What fictional world would you want to visit?

I want to visit the world of Good Omens and just get coffee (or tea) with Crowly and Aziraphale. I feel like that would be an excellent way to spend an afternoon.

Sharing spoilers with people who haven’t read the book or seen the film/show is a hot topic on Twitter and across many fandoms. How do you feel about sharing or overhearing spoilers?

I take responsibility for my own exposure to spoilers and if I happen upon one I see it as just another reason to experience the story as soon as possible. I’m not one to spread spoilers though. Everyone deserves the right to choose what they know going into a story.

Which series do you think should be made into a TV show or film next?

That’s a tough one! So many are already coming to the screen. As long as they’re done well, I’d watch all of them to promote the authors and their series!

Which TV show or film do you think should be turned into a book?

Avatar: The Last Airbender. Those characters would translate so well into books!

Bonus Author Questions

What is the most unusual or interesting way you’ve come up with an idea for one of your creative works?

For the Shifted series it was just people watching and imagining how hard we must make it on spirit guides to get through to us. The story exploded from there.

Sometimes characters don’t do what their creators want them to do. If this has ever happened to you, how did you deal with it?

I’ve had entire characters introduce themselves and I don’t realize it until pages later. I welcome them. If my creativity is flowing, I’m all for it and I like to think it usually works out better for the story than what I’d originally planned. I can always adjust in revisions if I need to.

What is your favourite trope?

I love the unwilling or unexpected hero. It shows that heroes come from everywhere and that being a hero is a choice anyone can make.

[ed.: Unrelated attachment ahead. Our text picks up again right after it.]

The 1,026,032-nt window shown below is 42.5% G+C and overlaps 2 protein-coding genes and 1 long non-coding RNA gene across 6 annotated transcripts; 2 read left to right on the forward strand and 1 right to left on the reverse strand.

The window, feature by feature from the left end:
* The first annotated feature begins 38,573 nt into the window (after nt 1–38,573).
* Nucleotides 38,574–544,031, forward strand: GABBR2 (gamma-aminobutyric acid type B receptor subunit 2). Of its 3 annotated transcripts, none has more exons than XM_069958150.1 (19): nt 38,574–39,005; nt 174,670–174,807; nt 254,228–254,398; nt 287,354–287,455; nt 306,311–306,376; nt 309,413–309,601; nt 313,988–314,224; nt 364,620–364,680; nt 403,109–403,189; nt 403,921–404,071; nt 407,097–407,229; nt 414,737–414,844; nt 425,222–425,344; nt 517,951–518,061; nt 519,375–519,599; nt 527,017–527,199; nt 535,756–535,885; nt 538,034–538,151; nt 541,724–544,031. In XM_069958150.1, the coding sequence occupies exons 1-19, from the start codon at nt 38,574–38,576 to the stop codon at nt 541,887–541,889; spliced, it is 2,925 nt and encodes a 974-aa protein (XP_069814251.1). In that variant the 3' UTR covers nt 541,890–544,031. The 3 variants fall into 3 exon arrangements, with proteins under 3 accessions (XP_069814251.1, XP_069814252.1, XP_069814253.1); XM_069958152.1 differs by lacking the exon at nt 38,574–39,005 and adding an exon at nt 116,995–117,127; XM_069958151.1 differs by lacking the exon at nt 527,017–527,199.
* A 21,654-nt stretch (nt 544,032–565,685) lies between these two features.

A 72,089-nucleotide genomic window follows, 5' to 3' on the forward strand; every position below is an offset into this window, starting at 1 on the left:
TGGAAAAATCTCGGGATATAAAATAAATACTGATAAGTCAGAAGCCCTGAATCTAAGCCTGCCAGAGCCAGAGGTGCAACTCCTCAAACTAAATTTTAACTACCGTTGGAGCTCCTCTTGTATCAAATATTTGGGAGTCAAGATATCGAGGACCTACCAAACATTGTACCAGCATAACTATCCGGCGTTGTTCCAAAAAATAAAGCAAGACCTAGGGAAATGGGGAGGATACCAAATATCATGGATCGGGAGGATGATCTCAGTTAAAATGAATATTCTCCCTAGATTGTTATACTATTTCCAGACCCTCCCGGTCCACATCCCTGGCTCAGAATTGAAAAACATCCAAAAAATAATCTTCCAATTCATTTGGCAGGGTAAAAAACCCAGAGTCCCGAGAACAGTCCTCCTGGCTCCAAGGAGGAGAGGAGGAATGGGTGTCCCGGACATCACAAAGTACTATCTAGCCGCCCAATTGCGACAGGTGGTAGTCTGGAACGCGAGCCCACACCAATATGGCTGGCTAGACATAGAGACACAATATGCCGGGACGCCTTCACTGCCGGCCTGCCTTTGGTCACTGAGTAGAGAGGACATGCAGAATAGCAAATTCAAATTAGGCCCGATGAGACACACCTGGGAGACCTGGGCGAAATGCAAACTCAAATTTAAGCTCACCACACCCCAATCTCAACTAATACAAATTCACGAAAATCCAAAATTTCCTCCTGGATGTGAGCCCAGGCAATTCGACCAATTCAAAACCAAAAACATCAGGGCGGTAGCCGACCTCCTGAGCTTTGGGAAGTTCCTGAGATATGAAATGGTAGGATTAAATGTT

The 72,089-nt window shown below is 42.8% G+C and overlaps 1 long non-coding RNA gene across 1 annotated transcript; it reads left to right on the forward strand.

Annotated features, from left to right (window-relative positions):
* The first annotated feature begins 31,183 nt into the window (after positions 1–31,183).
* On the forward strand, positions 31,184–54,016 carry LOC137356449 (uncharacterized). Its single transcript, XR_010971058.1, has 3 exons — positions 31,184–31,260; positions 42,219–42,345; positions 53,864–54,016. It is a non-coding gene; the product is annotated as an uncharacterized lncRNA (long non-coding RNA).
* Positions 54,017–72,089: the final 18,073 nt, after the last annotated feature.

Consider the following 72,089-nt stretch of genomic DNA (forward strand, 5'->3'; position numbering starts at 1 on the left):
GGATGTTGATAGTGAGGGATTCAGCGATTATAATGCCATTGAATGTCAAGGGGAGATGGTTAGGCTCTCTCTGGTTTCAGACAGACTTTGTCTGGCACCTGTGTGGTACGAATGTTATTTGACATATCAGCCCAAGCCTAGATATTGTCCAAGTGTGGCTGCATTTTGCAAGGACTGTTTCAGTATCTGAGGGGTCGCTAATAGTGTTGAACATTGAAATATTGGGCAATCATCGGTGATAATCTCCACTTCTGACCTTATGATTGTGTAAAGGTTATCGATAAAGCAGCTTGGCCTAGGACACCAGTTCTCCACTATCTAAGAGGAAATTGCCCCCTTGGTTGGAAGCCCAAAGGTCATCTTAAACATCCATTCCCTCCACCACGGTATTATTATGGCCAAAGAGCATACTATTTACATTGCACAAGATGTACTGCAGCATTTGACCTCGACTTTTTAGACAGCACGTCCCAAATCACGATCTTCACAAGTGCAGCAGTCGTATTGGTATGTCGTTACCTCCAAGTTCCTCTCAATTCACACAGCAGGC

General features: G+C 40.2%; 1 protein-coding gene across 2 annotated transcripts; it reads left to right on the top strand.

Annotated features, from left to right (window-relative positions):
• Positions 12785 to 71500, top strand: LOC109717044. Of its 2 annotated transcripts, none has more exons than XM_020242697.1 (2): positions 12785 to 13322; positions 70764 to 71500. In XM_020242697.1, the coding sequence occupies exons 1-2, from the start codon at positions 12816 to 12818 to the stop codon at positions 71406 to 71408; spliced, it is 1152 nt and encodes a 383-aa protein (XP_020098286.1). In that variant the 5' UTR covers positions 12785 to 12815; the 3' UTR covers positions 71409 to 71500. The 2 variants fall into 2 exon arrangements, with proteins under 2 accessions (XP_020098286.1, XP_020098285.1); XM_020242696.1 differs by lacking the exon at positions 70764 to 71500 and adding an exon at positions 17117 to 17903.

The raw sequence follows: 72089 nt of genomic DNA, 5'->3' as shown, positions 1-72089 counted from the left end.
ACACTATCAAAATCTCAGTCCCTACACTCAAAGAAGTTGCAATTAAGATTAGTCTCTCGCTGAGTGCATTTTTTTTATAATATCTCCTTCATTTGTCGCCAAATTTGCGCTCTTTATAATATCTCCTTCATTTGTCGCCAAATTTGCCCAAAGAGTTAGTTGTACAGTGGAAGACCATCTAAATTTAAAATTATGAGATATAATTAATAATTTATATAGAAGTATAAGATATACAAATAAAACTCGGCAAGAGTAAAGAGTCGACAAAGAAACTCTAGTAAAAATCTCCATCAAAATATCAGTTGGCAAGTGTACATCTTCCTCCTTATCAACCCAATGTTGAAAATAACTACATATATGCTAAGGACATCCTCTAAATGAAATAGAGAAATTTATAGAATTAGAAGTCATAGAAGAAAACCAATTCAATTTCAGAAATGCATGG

What tropes do you try to avoid in your stories?

I avoid love at first sight—though I believe it can happen. I like romance to be a secondary part of the plot in my stories so I can focus on the individuals and what makes them heroes in their own right.

 

About: KristaLyn is an internationally bestselling author, certified holistic practitioner, and intuitive coach who helps people attract the lives they want to live with the one thing they can’t control: divine timing.

KristaLyn lives in a treehouse in Pennsylvania with her husband and corgi, Jack, and cooperates with her family to help revitalize the Coal Region of Pennsylvania to a new, sustainable glory.

Website: www.KristaLynAVetovich.com

Email: info@KristaLynAVetovich.com

Social Media Handle: @AuthorKristaLyn

Interview with Portia Kitcher

Portia Kitcher was the first person to respond to my speculative fiction interview post. I’m excited to kick this series off with her responses! 

Image credit: Arthur Rackham.What was the first speculative story you ever remember reading?

Grimms Fairy tales – being read to at first and then reading them myself – over and over!

Who is your favourite author? Why?

Justin Gustainis. I like him because he writes characters I like and care about. His Occult Crime series combines my two favourite genres of fantasy and crime solving.

What do you like most about the genre(s) you read?

Good guys vs. bad guys with the good guys generally winning.

More and more authors seem to be writing cross-genre stories these days. How do you feel about this trend?

That depends – I don’t like a lot of romance in my books – always keen to get back to the action, but I do like it when magic/occult combines with crime.

If you could name a pet after one character, which character would you choose? Why?

Yoda – because he is wise and small.  I am small and aspire to be wise.

What fictional world would you never want to visit?

Wonderland.

What fictional world would you want to visit?

Middle Earth.

Sharing spoilers with people who haven’t read the book or seen the film/show is a hot topic on Twitter and across many fandoms. How do you feel about sharing or overhearing spoilers?

I personally wouldn’t read the end of a book first so I don’t want to read spoilers, and don’t really understand why people do.

Which series do you think should be made into a TV show or film next?

Justin Gustainis Occult crimes series.

Which TV show or film do you think should be turned into a book?

Interesting question – I would watch a film/TV show of a book I had read but not the other way around.